February 4, 2017

Twins’ off-season comes to a screeching halt

After the Jason Castro signing and the excitement created by a potential Brian Dozier trade, the Twins’ off-season has gone from hot stove to cold stove. And it only got colder Friday after the Twins announced that former Korean superstar Byung Ho Park, who hit 105 home runs over two seasons in South Korea, was being designated for assignment.

If Park is claimed by another team willing to pick up the remainder of his contract, he’s gone, no longer a Twin after one season in which he struggled at the plate in the majors and didn’t fare much better in the minors. He also needed surgery on his right hand. If he’s not claimed, he gets a spring training invite and then likely starts the year at Triple-A Rochester.

I hate to say it, but Park is on his way to becoming an official bust for the Twins, the second Asian ballplayer to underachieve in Minnesota. The first for the Twins was Tsuyoshi Nishioka of Japan, who struggled so mightily that it appeared he didn’t even know how to play the game, according to a 2012 story in the Strib:

His 12 errors in 68 games were amplified by confusion over some of the basics, such as relays, cutoffs and footwork, a problem the infielder believes was more mental than physical.

Park also gets moved so the Twins could make room for Matt Belisle, a veteran, mid-tier reliever who was signed Thursday to a one-year, $2 million contract. The Twins need help in the bullpen, and while there are things to like about Belisle, he’s also set to turn 37 in June. He also has a career losing record and a career ERA of 4.20. But he pitched for the Washington Nationals last season and pitched well, logging 46 innings pitched with a 1.76 ERA.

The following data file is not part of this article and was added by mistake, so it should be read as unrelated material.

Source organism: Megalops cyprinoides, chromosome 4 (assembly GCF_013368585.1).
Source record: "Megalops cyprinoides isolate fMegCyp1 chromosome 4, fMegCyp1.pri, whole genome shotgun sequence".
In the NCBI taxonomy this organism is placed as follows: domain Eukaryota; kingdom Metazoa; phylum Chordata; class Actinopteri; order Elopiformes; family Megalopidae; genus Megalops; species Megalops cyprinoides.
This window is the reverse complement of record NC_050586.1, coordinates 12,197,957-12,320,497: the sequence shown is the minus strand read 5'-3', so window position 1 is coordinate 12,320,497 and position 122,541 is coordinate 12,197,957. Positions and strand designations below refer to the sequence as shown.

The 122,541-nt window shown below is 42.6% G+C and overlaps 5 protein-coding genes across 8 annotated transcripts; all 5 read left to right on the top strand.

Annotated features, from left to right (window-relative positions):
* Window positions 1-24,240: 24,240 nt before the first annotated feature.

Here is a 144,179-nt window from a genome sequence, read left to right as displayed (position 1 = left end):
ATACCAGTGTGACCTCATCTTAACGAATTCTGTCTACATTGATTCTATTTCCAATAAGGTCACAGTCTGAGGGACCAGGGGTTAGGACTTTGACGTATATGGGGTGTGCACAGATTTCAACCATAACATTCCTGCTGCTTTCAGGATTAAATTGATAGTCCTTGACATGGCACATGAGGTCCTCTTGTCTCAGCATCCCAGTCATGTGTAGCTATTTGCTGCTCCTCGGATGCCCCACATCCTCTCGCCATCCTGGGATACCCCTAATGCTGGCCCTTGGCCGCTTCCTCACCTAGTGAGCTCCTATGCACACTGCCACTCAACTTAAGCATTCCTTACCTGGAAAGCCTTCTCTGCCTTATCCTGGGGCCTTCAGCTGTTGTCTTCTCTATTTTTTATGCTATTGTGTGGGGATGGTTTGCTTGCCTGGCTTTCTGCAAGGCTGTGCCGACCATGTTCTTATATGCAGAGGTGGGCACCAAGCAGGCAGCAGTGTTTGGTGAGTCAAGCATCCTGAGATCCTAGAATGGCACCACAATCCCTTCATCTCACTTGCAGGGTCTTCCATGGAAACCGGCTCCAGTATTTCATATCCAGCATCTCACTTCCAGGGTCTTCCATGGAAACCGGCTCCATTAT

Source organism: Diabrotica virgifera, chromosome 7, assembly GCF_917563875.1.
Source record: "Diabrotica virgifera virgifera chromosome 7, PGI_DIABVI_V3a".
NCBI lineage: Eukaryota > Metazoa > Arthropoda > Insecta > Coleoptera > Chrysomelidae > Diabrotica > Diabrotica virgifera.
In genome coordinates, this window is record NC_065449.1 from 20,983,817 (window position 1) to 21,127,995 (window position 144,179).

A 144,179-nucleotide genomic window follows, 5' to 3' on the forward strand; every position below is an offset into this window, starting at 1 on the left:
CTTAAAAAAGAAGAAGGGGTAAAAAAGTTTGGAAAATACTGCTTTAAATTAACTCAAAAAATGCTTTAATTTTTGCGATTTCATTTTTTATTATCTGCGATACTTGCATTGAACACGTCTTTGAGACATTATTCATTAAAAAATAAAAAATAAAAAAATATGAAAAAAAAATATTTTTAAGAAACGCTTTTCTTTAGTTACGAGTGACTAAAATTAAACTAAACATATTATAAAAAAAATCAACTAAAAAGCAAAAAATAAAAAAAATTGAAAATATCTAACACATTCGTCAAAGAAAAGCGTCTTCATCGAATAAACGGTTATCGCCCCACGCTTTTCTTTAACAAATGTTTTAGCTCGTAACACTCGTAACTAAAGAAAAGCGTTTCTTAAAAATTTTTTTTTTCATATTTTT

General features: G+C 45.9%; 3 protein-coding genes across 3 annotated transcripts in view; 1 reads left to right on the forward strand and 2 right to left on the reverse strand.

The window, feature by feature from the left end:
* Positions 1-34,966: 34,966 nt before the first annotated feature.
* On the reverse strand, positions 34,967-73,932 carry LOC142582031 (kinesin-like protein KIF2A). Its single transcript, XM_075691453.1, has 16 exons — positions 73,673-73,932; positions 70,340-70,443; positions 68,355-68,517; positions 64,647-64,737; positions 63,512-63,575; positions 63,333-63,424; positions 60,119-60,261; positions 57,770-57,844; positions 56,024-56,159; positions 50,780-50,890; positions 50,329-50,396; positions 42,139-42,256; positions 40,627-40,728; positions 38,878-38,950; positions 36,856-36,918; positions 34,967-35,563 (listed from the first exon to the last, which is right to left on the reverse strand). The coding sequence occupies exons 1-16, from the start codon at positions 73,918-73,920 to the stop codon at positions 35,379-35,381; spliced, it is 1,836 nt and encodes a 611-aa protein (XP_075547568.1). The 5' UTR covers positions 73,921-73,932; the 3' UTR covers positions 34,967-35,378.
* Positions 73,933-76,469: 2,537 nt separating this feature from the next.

The upside, if there is one, is that perhaps with Park effectively gone, the Twins will pursue Mike Napoli.



Hi, I’m Rolf Boone, Twins fan.

I became a fan of the Minnesota Twins after a friendly wager in the early 1980s. I survived Ron Davis, the meltdown in Cleveland, Phil Bradley at the Kingdome and then marveled at a rising generation of stars and two World Series wins in 1987 and 1991. Brad Radke made the 1990s bearable, while Kirby Puckett’s eye injury, exit from the game and eventual death made it almost too much to bear. The new century ushered in more talent — Joe Mauer, Johan Santana, Joe Nathan, Torii Hunter, Justin Morneau — and consecutive seasons of playoff baseball, followed by consecutive seasons of losing baseball. A winning season returned in 2015. So here we are. Go Twins.